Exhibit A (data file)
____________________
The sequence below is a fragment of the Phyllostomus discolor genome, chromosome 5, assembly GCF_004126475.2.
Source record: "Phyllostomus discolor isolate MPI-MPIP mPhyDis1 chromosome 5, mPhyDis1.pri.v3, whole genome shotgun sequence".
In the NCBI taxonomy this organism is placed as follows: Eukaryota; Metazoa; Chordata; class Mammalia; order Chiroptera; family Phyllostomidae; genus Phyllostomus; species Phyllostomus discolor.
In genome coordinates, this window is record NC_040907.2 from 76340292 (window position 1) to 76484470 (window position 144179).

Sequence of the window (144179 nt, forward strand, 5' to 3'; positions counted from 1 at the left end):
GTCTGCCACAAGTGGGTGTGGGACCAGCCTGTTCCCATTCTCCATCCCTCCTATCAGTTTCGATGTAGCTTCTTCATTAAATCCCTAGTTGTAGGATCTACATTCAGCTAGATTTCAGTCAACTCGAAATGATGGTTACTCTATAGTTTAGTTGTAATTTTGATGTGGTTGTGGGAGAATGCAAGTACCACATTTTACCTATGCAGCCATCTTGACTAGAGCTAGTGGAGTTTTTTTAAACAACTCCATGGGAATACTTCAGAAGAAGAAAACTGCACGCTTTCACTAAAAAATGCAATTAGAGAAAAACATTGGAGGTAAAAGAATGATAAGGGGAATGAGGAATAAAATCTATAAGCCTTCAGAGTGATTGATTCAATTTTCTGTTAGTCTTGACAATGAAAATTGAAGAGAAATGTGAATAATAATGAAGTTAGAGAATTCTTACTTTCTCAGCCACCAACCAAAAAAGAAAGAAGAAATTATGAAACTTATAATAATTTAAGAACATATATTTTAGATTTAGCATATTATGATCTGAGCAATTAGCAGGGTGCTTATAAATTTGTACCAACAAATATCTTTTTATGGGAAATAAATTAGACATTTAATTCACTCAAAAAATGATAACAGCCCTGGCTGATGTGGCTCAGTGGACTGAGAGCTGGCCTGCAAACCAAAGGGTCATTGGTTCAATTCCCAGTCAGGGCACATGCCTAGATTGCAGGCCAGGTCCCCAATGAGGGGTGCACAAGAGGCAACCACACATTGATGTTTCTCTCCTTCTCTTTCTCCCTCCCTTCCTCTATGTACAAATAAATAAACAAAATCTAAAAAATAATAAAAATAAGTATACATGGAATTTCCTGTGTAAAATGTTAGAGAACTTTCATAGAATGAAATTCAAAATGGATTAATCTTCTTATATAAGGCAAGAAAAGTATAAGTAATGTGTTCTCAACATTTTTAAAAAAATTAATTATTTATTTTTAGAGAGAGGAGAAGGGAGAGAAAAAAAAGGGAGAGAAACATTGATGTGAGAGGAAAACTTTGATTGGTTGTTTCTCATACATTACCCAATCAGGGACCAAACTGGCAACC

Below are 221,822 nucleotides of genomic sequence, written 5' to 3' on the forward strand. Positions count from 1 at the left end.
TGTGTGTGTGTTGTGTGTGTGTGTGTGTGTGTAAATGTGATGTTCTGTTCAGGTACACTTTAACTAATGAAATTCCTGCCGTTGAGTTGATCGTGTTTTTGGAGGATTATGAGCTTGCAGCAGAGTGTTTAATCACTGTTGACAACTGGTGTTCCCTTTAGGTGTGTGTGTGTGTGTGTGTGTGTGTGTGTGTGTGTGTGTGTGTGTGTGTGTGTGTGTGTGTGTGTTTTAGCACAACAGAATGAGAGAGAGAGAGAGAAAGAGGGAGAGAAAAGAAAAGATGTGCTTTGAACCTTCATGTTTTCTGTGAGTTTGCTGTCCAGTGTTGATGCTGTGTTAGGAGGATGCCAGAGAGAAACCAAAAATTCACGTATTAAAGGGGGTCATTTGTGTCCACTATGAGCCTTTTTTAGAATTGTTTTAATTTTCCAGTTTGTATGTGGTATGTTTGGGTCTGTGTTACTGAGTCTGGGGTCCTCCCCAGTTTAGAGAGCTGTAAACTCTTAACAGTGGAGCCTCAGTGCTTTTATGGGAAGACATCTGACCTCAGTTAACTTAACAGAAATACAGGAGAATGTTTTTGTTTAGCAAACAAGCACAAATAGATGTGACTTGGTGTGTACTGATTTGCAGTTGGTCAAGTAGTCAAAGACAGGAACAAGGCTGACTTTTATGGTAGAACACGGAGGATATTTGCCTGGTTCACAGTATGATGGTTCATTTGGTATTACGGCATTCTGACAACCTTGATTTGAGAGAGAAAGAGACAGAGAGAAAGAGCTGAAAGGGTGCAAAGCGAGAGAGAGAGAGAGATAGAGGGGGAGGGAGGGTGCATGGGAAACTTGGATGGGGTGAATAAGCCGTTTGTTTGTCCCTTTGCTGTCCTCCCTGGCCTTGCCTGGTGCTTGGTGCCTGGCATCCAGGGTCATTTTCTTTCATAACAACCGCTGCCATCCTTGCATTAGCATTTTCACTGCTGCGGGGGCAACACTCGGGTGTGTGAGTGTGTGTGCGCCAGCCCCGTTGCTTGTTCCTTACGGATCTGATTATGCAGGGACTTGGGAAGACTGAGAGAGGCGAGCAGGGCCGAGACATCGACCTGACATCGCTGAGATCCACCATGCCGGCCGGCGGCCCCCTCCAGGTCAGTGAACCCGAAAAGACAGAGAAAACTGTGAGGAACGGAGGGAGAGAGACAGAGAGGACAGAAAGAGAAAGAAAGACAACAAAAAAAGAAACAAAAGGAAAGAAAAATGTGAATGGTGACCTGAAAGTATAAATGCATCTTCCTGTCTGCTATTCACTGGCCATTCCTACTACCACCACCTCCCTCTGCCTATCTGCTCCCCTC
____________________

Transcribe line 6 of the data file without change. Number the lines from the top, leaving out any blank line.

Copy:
GTCTGCCACAAGTGGGTGTGGGACCAGCCTGTTCCCATTCTCCATCCCTCCTATCAGTTTCGATGTAGCTTCTTCATTAAATCCCTAGTTGTAGGATCTACATTCAGCTAGATTTCAGTCAACTCGAAATGATGGTTACTCTATAGTTTAGTTGTAATTTTGATGTGGTTGTGGGAGAATGCAAGTACCACATTTTACCTATGCAGCCATCTTGACTAGAGCTAGTGGAGTTTTTTTAAACAACTCCATGGGAATACTTCAGAAGAAGAAAACTGCACGCTTTCACTAAAAAATGCAATTAGAGAAAAACATTGGAGGTAAAAGAATGATAAGGGGAATGAGGAATAAAATCTATAAGCCTTCAGAGTGATTGATTCAATTTTCTGTTAGTCTTGACAATGAAAATTGAAGAGAAATGTGAATAATAATGAAGTTAGAGAATTCTTACTTTCTCAGCCACCAACCAAAAAAGAAAGAAGAAATTATGAAACTTATAATAATTTAAGAACATATATTTTAGATTTAGCATATTATGATCTGAGCAATTAGCAGGGTGCTTATAAATTTGTACCAACAAATATCTTTTTATGGGAAATAAATTAGACATTTAATTCACTCAAAAAATGATAACAGCCCTGGCTGATGTGGCTCAGTGGACTGAGAGCTGGCCTGCAAACCAAAGGGTCATTGGTTCAATTCCCAGTCAGGGCACATGCCTAGATTGCAGGCCAGGTCCCCAATGAGGGGTGCACAAGAGGCAACCACACATTGATGTTTCTCTCCTTCTCTTTCTCCCTCCCTTCCTCTATGTACAAATAAATAAACAAAATCTAAAAAATAATAAAAATAAGTATACATGGAATTTCCTGTGTAAAATGTTAGAGAACTTTCATAGAATGAAATTCAAAATGGATTAATCTTCTTATATAAGGCAAGAAAAGTATAAGTAATGTGTTCTCAACATTTTTAAAAAAATTAATTATTTATTTTTAGAGAGAGGAGAAGGGAGAGAAAAAAAAGGGAGAGAAACATTGATGTGAGAGGAAAACTTTGATTGGTTGTTTCTCATACATTACCCAATCAGGGACCAAACTGGCAACC